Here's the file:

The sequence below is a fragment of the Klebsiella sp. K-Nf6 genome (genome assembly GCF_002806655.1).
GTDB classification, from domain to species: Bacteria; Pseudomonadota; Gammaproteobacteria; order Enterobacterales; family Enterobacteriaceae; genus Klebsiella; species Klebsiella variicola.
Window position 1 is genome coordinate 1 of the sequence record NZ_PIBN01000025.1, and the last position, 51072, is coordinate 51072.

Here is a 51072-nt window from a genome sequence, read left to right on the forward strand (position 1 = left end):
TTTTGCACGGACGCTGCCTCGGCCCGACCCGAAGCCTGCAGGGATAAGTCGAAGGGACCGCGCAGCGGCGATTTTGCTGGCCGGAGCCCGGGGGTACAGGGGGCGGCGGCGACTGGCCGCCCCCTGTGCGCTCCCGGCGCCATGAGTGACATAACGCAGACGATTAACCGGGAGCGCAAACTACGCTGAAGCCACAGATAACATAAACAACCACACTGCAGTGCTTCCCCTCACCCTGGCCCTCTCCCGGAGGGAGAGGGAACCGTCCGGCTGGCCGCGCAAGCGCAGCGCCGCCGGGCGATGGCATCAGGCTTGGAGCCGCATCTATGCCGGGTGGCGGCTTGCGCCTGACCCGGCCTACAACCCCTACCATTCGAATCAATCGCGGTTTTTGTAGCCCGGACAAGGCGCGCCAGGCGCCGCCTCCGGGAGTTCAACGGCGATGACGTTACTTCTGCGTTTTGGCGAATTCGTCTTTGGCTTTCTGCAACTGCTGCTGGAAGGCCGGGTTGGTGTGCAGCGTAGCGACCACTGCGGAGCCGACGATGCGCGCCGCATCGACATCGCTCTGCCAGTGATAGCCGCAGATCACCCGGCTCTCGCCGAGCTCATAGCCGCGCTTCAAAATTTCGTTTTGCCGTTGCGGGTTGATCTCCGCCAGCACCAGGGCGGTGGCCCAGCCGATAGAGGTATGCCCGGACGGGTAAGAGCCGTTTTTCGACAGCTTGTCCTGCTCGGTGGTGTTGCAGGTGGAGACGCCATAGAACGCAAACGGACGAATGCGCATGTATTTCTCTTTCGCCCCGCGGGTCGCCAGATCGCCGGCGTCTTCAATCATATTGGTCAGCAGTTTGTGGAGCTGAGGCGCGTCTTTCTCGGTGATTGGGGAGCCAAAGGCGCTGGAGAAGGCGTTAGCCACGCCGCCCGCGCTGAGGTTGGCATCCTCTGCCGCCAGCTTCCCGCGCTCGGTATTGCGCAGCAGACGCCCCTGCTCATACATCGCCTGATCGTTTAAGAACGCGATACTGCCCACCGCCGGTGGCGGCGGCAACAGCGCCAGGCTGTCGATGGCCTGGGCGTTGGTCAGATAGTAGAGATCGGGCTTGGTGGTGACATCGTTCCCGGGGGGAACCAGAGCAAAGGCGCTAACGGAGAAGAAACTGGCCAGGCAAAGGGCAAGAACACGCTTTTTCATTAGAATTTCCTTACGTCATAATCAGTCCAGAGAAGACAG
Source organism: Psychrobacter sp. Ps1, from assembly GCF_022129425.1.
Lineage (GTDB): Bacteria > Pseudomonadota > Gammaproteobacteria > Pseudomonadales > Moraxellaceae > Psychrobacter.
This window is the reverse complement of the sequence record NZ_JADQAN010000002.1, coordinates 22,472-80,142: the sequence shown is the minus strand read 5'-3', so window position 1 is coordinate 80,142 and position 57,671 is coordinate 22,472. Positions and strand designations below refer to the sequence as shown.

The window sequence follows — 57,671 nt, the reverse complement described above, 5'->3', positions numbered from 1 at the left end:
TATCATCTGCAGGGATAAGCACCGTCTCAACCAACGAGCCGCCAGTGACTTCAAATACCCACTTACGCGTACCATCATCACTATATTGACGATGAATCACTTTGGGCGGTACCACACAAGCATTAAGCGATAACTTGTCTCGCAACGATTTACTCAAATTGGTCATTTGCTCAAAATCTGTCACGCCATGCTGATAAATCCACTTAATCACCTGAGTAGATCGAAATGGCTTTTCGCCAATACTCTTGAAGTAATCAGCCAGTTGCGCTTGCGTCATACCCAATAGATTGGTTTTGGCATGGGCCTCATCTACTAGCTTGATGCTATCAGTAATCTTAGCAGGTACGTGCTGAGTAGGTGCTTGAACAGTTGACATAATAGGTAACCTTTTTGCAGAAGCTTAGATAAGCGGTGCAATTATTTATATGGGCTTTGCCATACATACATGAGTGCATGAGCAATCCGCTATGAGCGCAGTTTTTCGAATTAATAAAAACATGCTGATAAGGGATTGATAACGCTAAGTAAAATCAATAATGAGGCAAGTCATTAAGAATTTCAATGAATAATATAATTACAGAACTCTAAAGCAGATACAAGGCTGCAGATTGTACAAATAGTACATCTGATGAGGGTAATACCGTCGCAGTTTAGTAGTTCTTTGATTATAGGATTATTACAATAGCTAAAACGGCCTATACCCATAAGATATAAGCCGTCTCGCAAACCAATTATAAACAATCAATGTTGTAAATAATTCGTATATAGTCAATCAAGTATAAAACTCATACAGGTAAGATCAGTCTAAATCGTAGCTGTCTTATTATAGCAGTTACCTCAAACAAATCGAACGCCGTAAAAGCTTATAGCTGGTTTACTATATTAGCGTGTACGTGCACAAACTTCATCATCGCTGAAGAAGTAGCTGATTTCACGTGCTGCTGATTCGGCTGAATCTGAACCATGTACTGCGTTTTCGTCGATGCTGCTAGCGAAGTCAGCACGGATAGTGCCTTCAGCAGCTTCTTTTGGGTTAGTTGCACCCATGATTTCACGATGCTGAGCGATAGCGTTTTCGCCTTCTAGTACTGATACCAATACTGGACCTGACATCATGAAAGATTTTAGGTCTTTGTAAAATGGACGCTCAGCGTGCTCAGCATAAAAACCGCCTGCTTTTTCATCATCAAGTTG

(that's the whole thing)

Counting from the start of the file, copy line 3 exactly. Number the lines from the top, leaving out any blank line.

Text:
Window position 1 is genome coordinate 1 of the sequence record NZ_PIBN01000025.1, and the last position, 51072, is coordinate 51072.